the spectators something of the same effect which in England is obtained
by the Judge assuming the fatal cap of judgment. When these preliminary
forms had been gone through, the Judge required Euphemia Deans to attend
to the verdict to be read.
After the usual words of style, the verdict set forth, that the Jury
having made choice of John Kirk, Esq., to be their chancellor, and Thomas
Moore, merchant, to be their clerk, did, by a plurality of voices, find
the said Euphemia Deans Guilty of the crime libelled; but, in
consideration of her extreme youth, and the cruel circumstances of her
case, did earnestly entreat that the Judge would recommend her to the
mercy of the Crown.
"Gentlemen," said the Judge, "you have done your duty--and a painful one
it must have been to men of humanity like you. I will undoubtedly
transmit your recommendation to the throne. But it is my duty to tell all
who now hear me, but especially to inform that unhappy young woman, in
order that her mind may be settled accordingly, that I have not the least
hope of a pardon being granted in the present case. You know the crime
has been increasing in this land, and I know farther, that this has been
ascribed to the lenity in which the laws have been exercised, and that
there is therefore no hope whatever of obtaining a remission for this
offence." The jury bowed again, and, released from their painful office,
dispersed themselves among the mass of bystanders.
The Court then asked Mr. Fairbrother whether he had anything to say, why
judgment should not follow on the verdict? The counsel had spent some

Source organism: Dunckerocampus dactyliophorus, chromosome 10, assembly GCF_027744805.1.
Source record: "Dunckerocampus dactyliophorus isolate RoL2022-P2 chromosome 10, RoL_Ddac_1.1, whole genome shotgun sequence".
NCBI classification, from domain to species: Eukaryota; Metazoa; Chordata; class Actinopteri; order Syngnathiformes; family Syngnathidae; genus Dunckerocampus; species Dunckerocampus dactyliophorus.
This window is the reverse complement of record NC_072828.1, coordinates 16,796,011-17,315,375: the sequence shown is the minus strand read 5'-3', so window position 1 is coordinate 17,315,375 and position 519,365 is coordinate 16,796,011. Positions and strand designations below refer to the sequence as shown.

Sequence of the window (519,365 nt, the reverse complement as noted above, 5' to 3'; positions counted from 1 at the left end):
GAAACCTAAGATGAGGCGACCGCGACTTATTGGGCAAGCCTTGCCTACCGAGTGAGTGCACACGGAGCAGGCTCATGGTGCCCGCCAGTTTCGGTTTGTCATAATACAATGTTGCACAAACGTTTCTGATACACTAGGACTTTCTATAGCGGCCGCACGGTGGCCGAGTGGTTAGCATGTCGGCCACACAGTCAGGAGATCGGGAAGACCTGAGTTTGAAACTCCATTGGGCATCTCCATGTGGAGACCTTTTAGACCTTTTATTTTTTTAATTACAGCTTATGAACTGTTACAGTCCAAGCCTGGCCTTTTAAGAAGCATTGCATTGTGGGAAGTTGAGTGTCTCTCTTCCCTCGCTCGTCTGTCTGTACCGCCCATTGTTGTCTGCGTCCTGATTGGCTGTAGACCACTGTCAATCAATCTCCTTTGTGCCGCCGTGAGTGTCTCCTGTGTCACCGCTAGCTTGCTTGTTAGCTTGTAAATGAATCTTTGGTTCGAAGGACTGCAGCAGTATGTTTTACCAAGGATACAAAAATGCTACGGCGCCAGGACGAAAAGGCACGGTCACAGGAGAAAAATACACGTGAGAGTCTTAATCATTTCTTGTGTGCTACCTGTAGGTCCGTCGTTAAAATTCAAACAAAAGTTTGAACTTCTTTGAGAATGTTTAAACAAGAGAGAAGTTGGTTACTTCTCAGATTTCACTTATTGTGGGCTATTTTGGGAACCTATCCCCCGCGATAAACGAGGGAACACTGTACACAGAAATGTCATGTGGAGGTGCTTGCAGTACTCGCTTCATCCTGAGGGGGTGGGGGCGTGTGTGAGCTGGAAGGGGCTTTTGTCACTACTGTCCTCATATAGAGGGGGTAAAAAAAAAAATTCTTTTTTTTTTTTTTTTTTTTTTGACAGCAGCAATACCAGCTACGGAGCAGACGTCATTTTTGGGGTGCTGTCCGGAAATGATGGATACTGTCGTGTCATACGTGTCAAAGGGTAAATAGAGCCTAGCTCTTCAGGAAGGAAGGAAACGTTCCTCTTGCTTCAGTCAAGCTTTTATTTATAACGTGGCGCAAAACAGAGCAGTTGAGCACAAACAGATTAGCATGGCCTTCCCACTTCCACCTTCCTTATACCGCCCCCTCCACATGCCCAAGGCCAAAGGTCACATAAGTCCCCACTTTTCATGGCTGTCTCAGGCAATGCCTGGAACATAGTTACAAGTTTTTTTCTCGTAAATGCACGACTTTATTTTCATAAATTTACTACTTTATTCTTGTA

time in persuing and reperusing the verdict, counting the letters in each
juror's name, and weighing every phrase, nay, every syllable, in the
nicest scales of legal criticism. But the clerk of the jury had
understood his business too well. No flaw was to be found, and
Fairbrother mournfully intimated, that he had nothing to say in arrest of
The presiding Judge then addressed the unhappy prisoner:--"Euphemia
Deans, attend to the sentence of the Court now to be pronounced against
She rose from her seat, and with a composure far greater than could have
been augured from her demeanour during some parts of the trial, abode the
conclusion of the awful scene. So nearly does the mental portion of our
feelings resemble those which are corporeal, that the first severe blows
which we receive bring with them a stunning apathy, which renders us
indifferent to those that follow them. Thus said Mandrin, when he was
undergoing the punishment of the wheel; and so have all felt, upon whom
successive inflictions have descended with continuous and reiterated
* [The notorious Mandrin was known as the Captain-General of French &
smugglers. See a Tract on his exploits, printed 1753.]
"Young woman," said the Judge, "it is my painful duty to tell you, that
your life is forfeited under a law, which, if it may seem in some degree
severe, is yet wisely so, to render those of your unhappy situation aware
what risk they run, by concealing, out of pride or false shame, their
lapse from virtue, and making no preparation to save the lives of the
unfortunate infants whom they are to bring into the world. When you
concealed your situation from your mistress, your sister, and other
worthy and compassionate persons of your own sex, in whose favour your
former conduct had given you a fair place, you seem to me to have had in
your contemplation, at least, the death of the helpless creature, for
whose life you neglected to provide. How the child was disposed of--
whether it was dealt upon by another, or by yourself--whether the
extraordinary story you have told is partly false, or altogether so, is
between God and your own conscience. I will not aggravate your distress
by pressing on that topic, but I do most solemnly adjure you to employ